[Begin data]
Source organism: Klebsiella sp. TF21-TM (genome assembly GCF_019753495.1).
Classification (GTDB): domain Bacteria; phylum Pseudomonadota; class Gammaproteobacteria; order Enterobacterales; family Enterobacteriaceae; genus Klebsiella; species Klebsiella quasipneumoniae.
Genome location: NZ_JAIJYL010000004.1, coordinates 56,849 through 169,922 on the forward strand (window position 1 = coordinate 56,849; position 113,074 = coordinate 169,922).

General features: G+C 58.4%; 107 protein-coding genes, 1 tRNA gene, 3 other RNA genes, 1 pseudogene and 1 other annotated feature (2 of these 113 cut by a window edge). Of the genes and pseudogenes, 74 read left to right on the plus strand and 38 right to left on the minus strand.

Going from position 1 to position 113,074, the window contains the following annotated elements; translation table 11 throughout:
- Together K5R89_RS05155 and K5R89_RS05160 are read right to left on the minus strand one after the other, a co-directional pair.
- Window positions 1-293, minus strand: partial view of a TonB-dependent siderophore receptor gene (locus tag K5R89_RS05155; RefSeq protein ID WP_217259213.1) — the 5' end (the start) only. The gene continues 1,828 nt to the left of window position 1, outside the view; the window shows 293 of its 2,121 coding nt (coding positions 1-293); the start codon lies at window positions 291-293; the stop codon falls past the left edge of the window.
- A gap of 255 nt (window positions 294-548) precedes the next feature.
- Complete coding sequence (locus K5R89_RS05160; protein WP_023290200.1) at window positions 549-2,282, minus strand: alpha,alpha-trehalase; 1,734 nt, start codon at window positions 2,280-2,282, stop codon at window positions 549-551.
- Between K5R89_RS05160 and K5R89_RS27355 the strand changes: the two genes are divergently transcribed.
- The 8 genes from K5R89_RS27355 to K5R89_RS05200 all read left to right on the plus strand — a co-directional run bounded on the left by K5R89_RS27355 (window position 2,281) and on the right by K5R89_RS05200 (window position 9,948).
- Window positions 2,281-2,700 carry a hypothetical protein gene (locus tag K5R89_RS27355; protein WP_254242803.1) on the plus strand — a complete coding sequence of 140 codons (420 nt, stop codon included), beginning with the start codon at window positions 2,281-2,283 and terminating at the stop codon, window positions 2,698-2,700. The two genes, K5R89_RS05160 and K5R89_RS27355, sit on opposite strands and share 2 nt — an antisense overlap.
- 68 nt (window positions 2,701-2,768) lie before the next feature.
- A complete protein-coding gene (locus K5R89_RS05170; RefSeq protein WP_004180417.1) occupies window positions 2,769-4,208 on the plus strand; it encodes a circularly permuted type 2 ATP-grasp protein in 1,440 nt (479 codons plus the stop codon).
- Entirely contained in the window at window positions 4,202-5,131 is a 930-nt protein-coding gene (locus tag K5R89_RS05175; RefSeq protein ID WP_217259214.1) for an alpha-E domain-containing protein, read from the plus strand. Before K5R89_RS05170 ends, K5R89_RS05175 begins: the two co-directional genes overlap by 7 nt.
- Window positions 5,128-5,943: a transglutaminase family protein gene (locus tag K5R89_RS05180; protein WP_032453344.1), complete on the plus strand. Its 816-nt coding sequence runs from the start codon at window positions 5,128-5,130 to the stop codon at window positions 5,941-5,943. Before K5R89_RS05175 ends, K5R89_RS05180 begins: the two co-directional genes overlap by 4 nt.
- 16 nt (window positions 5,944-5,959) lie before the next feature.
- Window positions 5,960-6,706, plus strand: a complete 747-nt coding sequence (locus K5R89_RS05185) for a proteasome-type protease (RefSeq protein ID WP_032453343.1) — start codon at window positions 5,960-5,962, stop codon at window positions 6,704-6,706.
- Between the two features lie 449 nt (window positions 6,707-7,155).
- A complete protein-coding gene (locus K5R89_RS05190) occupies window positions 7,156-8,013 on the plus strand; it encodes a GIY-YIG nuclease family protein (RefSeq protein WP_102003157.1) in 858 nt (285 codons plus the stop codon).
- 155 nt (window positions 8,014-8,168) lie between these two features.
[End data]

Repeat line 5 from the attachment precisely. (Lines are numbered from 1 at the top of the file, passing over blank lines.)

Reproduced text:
Going from position 1 to position 113,074, the window contains the following annotated elements; translation table 11 throughout: